The Clouds Parted Over Publicly Traded Traditional Managers — At Least for One Quarter

The corporate performance gap between alternative investment managers and traditional managers didn’t widen this spring, according to Casey Quirk.


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Publicly traded traditional asset managers finally have some things to celebrate.

Active management is making a comeback (57 percent of actively managed mutual funds and ETFs beat their benchmarks over the past 12 months through June) and the companies themselves are performing better, according to a survey by strategy consultant Casey Quirk of 17 publicly traded asset managers with $19 trillion in assets under management.

“It does look like, at least in Q2, things are looking up,” said Amanda Nelson, principal at Casey Quirk, which is owned by Deloitte.

Traditional asset managers had a brutal 2022. Volatile publicly traded equity and debt markets caused their assets under management to decline 17 percent and median revenue to fall 9 percent, pushing profits down 17 percent. Meanwhile, large publicly traded private equity firms and other alternative asset managers saw median AUM growth of 11 percent and median revenue growth of 20 percent. Profits rose 27 percent.

The good news for traditional managers is that the corporate performance gap between them and the alternatives firms isn’t widening in 2023. At traditional managers, median revenue grew 3 percent and median profit grew 12 percent in the second quarter compared to the first.

So far in 2023, alternatives firms are continuing their streak. Their median revenue grew 7 percent and median profit was up 10 percent.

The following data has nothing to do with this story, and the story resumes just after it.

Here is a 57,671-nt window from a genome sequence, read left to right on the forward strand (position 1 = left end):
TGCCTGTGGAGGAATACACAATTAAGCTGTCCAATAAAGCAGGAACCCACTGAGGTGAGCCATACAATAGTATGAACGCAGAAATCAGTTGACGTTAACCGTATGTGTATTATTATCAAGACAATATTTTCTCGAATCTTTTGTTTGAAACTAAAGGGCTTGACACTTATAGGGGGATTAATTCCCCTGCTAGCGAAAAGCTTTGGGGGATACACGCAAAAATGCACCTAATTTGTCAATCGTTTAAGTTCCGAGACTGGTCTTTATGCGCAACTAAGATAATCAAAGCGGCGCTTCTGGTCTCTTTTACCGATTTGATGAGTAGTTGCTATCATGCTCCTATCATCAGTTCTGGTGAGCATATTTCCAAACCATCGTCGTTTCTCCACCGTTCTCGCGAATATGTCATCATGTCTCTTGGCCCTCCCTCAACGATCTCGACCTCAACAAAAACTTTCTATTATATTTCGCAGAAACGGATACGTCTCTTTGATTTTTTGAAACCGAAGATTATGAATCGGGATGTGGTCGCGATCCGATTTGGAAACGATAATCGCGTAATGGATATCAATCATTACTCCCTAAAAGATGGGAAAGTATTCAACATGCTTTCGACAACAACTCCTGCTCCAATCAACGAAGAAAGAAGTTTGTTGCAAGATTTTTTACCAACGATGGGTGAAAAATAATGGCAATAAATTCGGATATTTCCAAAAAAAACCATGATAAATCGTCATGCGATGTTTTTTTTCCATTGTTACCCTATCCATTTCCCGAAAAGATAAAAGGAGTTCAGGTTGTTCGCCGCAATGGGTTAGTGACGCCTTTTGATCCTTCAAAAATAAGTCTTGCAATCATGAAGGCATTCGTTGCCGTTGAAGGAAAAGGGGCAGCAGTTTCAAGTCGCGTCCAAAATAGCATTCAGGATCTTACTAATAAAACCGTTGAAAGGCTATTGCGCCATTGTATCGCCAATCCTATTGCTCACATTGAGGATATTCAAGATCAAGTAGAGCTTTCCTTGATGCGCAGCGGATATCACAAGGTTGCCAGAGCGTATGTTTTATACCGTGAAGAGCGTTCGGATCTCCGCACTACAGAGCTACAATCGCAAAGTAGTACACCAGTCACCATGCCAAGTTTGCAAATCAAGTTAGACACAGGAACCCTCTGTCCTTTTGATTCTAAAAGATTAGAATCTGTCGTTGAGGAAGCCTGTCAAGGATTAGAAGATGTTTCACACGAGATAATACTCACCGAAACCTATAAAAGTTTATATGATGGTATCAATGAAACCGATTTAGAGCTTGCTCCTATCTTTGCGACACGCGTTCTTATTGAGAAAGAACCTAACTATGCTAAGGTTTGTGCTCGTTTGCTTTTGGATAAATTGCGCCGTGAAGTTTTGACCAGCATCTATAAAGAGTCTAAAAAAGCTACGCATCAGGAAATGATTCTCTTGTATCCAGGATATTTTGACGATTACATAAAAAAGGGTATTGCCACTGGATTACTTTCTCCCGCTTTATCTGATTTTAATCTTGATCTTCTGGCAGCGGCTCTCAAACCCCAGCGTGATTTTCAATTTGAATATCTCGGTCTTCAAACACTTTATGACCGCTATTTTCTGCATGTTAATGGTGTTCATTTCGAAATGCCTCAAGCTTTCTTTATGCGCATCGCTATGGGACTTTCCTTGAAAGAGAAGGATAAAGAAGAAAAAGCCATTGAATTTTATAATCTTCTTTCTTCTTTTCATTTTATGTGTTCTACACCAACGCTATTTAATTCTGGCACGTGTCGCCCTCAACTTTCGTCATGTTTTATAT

Rising interest rates and volatility have been tailwinds for alternatives firms and headwinds for traditional managers. The alts firms aren’t necessarily doing a better job selling their products. Despite the positive asset and revenue growth, net flows in the second quarter were flat at 0 percent for the median firm in Casey Quirk’s sample. Most of the publicly traded firms had flows with a range of only positive or negative 2 percent, Nelson said.

“Organic growth is the factor that is most correlated with a higher multiple. So it definitely is the one that I think matters the most. I think the interesting thing is that, over the last few years, we’ve seen that organic growth actually is pretty low. It hovered around 1 percent, or relatively flat, suggesting that most of the industry is actually having a hard time generating that organic growth,” Nelson said.

Even during periods when the market was stronger, a lot of firms grew because of capital markets growth, not because they were convincing more investors to choose them, Nelson explained.

“That is certainly one of the challenges that firms are facing now. Without capital markets buoying asset growth the same way they were over the last 10 years, pre-2022, how do you find different areas to go after that will drive growth?” she said.

Firms are considering expanding into new asset classes, new product types, new channels and through mergers and acquisitions. A small uptick in deals can be attributed largely to traditional asset managers acquiring alternatives firms to diversify their revenue and benefit from the growth of other asset classes, according to Casey Quirk.

Public equity markets have also continued to climb throughout the year, helping boost the traditional managers, while many alternatives are having a harder time raising capital.

The bifurcation between the traditional and alternative firms is still stark but “you’re starting to see a more similar experience between those two cohorts,” Nelson said.